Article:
Examine the Healthline Sleep Store


When we started writing about products that could improve our readers’ sleep hygiene, we quickly realized how many sleep-focused products and brands were out there — and how many of them claimed to solve all your sleep-related woes.

From endless bed-in-a-box companies to CBD oils all aimed toward better sleep, the sleep industry is a busy market to say the least.

That’s why we created the Healthline Sleep Shop. It’s a place for you to explore all the products we’ve approved in our editorial content and — hopefully — find something that’s a fit for your specific health goal or condition.

Are you having a difficult time falling asleep? We might have the right CBD oil for you. Are you looking for a pillow to relieve neck pain? We have a section of the shop that aims to help with that.

And, just like our editorial content, our team goes the extra mile to ensure the brands and products we feature are up to our standards. We independently select all the items in our shop and verify them with external experts.

You can also rest assured that every product you see in the shop has passed our rigorous vetting process. In vetting, we check for:
Fact-checked claims. We verify every brand’s health claims to make sure their products are safe and effective.
Medically-vetted recommendations. We evaluate whether a product’s health claims align with the current body of scientific evidence.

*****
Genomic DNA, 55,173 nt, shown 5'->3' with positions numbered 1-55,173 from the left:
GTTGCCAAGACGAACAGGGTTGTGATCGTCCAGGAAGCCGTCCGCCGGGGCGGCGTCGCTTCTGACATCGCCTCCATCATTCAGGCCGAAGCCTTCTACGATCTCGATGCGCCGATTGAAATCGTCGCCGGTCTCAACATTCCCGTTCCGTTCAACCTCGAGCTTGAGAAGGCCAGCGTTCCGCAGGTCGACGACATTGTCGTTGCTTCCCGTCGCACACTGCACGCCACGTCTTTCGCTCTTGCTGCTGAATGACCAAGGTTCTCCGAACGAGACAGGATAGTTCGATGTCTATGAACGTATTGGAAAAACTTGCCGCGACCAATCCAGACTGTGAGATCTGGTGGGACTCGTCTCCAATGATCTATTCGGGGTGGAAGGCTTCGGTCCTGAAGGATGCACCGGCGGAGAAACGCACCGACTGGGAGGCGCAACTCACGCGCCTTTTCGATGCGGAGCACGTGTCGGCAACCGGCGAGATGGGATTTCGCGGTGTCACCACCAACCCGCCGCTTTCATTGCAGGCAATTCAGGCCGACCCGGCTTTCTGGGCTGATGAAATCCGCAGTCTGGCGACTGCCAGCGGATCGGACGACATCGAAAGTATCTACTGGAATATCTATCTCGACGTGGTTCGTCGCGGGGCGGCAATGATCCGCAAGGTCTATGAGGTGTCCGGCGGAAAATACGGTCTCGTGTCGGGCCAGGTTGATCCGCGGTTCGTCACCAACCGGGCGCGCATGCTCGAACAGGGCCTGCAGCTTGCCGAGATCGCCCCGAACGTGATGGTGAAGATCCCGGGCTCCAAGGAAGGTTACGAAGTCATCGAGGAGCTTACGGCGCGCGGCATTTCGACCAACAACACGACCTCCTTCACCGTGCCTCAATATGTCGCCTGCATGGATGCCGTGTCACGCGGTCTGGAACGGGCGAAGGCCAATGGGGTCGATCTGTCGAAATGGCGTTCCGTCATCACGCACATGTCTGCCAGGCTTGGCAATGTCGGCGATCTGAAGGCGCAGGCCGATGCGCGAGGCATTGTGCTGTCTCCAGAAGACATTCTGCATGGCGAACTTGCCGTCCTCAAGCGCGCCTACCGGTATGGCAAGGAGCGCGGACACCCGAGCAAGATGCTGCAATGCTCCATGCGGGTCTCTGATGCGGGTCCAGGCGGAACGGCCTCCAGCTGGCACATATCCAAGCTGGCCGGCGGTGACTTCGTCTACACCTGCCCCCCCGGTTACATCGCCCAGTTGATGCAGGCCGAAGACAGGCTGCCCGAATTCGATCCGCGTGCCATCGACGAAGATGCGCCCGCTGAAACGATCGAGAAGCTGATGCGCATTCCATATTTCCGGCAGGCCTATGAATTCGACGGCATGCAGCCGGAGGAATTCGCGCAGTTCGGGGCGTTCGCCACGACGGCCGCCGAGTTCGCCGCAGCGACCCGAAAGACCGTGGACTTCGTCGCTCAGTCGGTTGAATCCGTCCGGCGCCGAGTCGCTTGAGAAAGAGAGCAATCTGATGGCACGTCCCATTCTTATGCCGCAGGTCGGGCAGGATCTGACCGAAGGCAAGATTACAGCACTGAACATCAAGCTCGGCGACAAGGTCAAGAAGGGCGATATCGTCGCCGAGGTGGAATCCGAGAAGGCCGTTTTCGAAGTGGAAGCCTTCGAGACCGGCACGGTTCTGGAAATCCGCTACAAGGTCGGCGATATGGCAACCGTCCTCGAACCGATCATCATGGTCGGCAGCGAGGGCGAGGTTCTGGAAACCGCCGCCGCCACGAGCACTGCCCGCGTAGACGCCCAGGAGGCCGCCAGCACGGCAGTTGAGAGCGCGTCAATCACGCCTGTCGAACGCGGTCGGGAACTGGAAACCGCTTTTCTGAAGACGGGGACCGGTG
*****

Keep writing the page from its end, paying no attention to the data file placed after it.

Ethical and reputable businesses. We vet business practices and strive to showcase brands that meet our social impact standards.

So, whether you’re in search of a bed-in-a-box for side sleepers or a supplement to send you off to Dreamland, we likely have a product for you.

Keep your sleep patterns regular
Try to go to bed and get up at the same time each day. Ideally, you should be getting 7 to 8 hours of sleep a night.

If you struggle with your sleep, avoid lying in.
It’s tempting when you’re tired, but a lie in can mess with your body clock and make it harder to sleep the following night.

Be active in the day
Try to tire yourself out by being physically active during the day. For some people, that means getting plenty of exercise, and for some that means pottering around the garden or walking to the local corner shop.

Spending time outside in the sun or sitting by a sunny window can also make you feel more tired when it comes to bedtime.

Make bedtime feel like bedtime
You can make your brain feel like it’s time to shut down by having some sort of evening ritual.

This is totally personal so try out some different things before you settle on what’s right for you. You could try reading a book, having a bath, or doing some gentle stretching.

Once you’re in bed, try not to look at your phone or tablet and avoid watching TV if possible.

That’s because LED light from digital screens may prevent the brain from releasing the sleep hormone melatonin.

Watch what you eat and drink
Eating a heavy meal late at night can make it harder for you to get to sleep. Lighter meals earlier in the evening are ideal. A good rule of thumb is to eat dinner at least 3 hours before you go to bed.

Drinking coffee after lunch can mean you’re too caffeinated to get to sleep, so it’s good to stop as early as possible.
Alcohol affects your sleep too, so if you’re used to unwinding with a glass of wine in the evening, why not try cutting down for a bit and seeing if it makes a difference to your sleep?

Don’t lie awake if you can’t sleep
Despite doing everything right, you still might wake up in the middle of the night and struggle to nod off again. If that happens, wait it out for 20 minutes. If you’re still wide awake, get up and go into another room.

Find something relaxing to do like reading or listening to the radio – try to avoid any activities that are too involved, like housework or watching TV, as these can both wake you up too much. After 20 minutes, go back to bed and see if you can fall asleep again. If not, repeat the process.



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